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Palestinian Bishop Younan Calls "Roadmap to Peace" a "Golden Opportunity"

The Church is the "Only Hope" for the Oppressed

WINNIPEG, Canada, 29 July 2003 - In a press briefing at the Tenth Assembly of the Lutheran World Federation (LWF), Rev. Dr Munib A. Younan, bishop of the Evangelical Lutheran Church in Jordan (ELCJ), declared that the “Roadmap to Peace” is a “golden opportunity” to solve the enormous problems in his troubled region of the Middle East. Younan said that for the first time the United States is actively involved in the peace process.

Younan also cited the fact that the Roadmap peace plan is the first agreement that has achieved the backing of the essential “quartet” of world partners: the United Nations, US, European Union and Russia. But the true test of the Roadmap, cautioned Younan, will be the fulfillment of certain benchmarks on the path to a full and free Palestinian state stretching from the West Bank to the Jordan River, existing side by side with Israel by 2005.

The Roadmap must also address the root issue of the illegal occupation of Palestinian land by Israel. “That is a sin against God and humanity,” declared Younan. “The occupation demoralizes both the occupier – Israel – and the occupied – Palestine,” said the ELCJ bishop. “We want security for Israelis and justice and liberation for Palestinians,” he stressed.

Younan said the “world should confess that there has been injustice against Palestinians in 1948, 1967 and injustice continues on. Once this is confessed then the right of return should be dealt with justly and fairly.”

Younan, whose church has congregations in Jordan, Palestine and Israel, said those Israelis who wish to stay in the settlements are welcome to do so, but under Palestinian rule. He sees such an arrangement as an ideal outcome of the peace process.

He believes that Palestinian Christians have a special role to play in the peace process – a role of reconciliation and helping oppressed Palestinian people to achieve parity in the region.” We want justice for both Palestinians and Israelis,” he noted.

It therefore concerns him greatly that Palestinian Christians, who comprise less than 2 percent of the population, are emigrating out of the region in large numbers. Around 1,600 of 16,000 Palestinian Christian residents of the Bethlehem district are reported to have moved out of the region in the last two years, Younan said. “What is the Holy Land without Christians?” he asked. To counter this hemorrhage, he stated, the ELCJ, with support from other sources, must improve educational, medical and housing resources for the people.

“The church is the only hope for the oppressed people of the region,” declared Younan, “because a living church condemns injustice." He went on, " I am worried about the physical wall,”  referring to the “security fence” that has recently been erected by the Israeli army, “but there is an unseen wall of hatred that daily grows higher and higher with every drop of bloodshed and injustice.”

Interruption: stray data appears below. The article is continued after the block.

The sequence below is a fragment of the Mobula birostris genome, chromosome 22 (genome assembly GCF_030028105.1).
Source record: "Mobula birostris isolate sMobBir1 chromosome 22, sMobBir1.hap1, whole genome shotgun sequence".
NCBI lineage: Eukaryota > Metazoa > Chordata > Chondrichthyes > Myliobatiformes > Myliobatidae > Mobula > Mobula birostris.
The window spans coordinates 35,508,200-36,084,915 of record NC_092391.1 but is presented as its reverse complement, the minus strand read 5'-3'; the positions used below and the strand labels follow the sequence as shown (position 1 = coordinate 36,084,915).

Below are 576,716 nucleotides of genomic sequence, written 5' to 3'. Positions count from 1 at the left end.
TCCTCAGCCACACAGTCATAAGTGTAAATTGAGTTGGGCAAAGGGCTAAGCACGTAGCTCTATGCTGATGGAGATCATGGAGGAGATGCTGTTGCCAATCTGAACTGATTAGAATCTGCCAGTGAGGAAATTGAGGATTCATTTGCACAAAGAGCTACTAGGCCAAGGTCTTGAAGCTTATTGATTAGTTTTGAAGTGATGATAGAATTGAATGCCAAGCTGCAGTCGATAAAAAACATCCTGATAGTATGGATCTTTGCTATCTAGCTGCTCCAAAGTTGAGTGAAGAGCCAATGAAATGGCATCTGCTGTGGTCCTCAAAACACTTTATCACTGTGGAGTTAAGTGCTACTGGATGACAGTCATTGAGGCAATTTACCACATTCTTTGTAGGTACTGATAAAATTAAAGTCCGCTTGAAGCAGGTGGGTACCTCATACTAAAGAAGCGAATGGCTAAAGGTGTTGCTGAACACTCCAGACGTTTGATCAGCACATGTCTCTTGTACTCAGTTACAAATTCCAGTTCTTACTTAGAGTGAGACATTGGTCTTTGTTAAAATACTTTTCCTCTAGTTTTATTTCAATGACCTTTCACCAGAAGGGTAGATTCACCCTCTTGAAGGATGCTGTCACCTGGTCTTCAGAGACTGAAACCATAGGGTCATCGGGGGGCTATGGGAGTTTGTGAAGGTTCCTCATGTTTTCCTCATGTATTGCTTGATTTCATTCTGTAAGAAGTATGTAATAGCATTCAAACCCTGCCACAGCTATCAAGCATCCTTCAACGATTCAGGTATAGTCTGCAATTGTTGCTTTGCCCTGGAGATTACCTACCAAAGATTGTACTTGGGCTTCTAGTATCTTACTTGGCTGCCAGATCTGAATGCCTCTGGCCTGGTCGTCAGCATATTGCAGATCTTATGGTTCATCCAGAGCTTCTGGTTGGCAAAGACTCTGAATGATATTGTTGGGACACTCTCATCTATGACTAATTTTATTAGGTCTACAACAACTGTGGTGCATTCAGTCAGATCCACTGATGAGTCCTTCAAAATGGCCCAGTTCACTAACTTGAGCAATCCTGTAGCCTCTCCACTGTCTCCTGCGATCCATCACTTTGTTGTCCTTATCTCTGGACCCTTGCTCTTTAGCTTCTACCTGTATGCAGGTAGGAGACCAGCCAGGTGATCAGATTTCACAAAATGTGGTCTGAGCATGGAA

He pointed to some successful efforts to promote understanding, such as the Ecumenical Accompaniment Program in Palestine and Israel (EAPPI) in which international volunteers spend three months working and living side by side with Palestinian Christians.

Younan condemned the so called “Christian Zionism” movement as “anti-reconciliation.” He said that Christians should not seek a literal fulfillment of biblical prophecy but rather Christ, who reconciles the world to himself.

In conclusion the ELCJ bishop said that Christians living in other parts of the world can help in very concrete ways to bring about justice and peace in his region. First and foremost, “Pray,” he declared. In addition, he asked that people advocate for the peace process; send others or visit as EAPPI participants and support educational, medical and housing programs for Palestinians, so that they can remain as citizens of Palestine.

The Tenth Assembly of the Lutheran World Federation (LWF) is taking place 21-31 July 2003 in Winnipeg, Canada, under the theme "For the Healing of the World." It is being hosted by the Evangelical Lutheran Church in Canada (ELCIC).

There are around 820 men, women and youth participants in the Tenth Assembly including 380 delegates from the 133 churches with full membership and three associate members. The Assembly is the highest decision-making body of the LWF, and meets normally every six years. Between Assemblies, the LWF is governed by its Council that meets annually, and by its Executive Committee.

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